Cyber Insurance – The New Way to Manage Digital Risk

Cyber Insurance – The New Way to Manage Digital Risk

Computer hackers stealing customers’ credit card information are no longer just a threat to traditional technology and Internet companies. ChoicePoint, Polo Ralph Lauren and LexisNexis have captured headlines recent computercyber.com ly as victims of credit card theft. They’re among the thousands of companies at risk from hackers breaking into their computer systems to take and abuse customers’ personal information.

These days, every company doing business over the Internet is at risk, whether the company is a huge software maker, a bricks-and-mortar retailer with a dot-com presence or a tiny retailer selling specialty crafts online.

All businesses have private, critical information that’s at risk. It could be anything from patents on intellectual property to customer social security numbers.

Unfortunately for these companies – and their customers – many digital losses are not covered under traditional corporate insurance policies. Commercial general liability policies – in particular the personal injury and advertising injury coverages – now offer very limited coverage for many of the risks emerging from the widespread use of the Internet for commerce. In addition, policies covering damage to your own property, vandalism, business interruption, and dishonesty focus on tangible property but offer little protection for malicious programming (viruses) and for intellectual property – significant exposures for many companies. These policies typically offer very limited coverage for loss of computer data, regardless of how catastrophic or debilitating the loss.

This leaves companies victimized by computer losses open to substantial financial damages – and the exposures are growing every day. Realizing this, a number of companies are seeking protection through a type of coverage loosely referred to as “cyber insurance.” This insurance line has emerged over the past several years as a way for companies to hedge against lawsuits from customers whose personal information is stolen – or other lawsuits from customers alleging financial harm from misuse of digital information.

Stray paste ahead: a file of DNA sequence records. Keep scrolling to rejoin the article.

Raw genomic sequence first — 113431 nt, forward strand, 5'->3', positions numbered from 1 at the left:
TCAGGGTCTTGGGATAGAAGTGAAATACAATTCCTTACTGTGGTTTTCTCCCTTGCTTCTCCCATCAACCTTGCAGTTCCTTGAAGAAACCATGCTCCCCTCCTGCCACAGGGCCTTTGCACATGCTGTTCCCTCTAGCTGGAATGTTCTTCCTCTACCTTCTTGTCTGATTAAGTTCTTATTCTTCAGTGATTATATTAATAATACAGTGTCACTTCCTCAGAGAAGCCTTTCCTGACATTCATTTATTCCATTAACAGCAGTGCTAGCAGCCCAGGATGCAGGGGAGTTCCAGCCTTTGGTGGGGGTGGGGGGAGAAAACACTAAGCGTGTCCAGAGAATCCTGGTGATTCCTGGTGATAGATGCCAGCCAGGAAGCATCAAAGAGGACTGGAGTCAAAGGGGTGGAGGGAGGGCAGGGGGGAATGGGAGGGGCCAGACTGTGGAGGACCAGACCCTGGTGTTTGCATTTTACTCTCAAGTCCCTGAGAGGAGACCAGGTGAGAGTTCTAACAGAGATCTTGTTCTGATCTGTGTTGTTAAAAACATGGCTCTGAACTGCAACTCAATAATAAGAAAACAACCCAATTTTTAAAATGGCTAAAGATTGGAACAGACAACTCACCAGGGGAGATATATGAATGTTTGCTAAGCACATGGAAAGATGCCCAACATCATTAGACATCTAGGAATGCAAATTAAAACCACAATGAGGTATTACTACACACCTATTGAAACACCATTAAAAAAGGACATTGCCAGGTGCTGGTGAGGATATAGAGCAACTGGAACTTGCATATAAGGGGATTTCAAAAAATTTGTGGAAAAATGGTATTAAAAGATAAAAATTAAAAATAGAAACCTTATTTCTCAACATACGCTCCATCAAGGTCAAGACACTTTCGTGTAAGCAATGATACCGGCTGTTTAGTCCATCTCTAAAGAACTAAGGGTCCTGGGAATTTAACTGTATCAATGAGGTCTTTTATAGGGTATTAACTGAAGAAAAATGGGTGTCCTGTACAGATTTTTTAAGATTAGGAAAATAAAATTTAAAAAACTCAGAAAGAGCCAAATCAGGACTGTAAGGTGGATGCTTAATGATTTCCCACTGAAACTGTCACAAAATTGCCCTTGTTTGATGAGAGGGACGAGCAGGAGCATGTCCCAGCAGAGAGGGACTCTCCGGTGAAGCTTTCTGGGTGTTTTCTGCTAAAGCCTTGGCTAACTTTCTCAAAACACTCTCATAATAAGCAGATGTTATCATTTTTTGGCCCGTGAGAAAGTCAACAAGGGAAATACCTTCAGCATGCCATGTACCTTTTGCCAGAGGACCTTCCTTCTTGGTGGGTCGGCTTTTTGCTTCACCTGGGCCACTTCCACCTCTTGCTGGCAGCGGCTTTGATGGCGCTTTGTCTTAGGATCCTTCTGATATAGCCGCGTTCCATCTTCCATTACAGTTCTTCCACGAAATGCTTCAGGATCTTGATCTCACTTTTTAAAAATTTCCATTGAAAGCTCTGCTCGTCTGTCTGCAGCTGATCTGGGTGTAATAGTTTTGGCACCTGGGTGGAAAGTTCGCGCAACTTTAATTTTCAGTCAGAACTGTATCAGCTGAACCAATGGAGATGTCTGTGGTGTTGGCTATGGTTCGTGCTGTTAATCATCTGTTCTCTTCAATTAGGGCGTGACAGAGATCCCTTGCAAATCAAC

Let’s look at two examples:

1. Fictional web site design firm “Web Design,” which has 100 employees and $40 million in annual sales. Fictional client “Widget World” hires Web Design to design a Web site to sell products. In addition, Web Design creates a customized order package for Widget World to take orders online. The ordering software assesses tax on orders. Unfortunately, Widget World later learns it is not authorized to collect the tax and must refund the money to customers. The cost to Widget World is $250,000, which they decide to recover by suing Web Design. If that weren’t enough, a Widget World competitor sues Widget World, claiming its website looks too similar to the competitor’s Web site. Widget World then sues Web Design for trademark infringement. This used to be covered under Web Design’s general liability policy but now excludes it. Cyber insurance typically provides this coverage.

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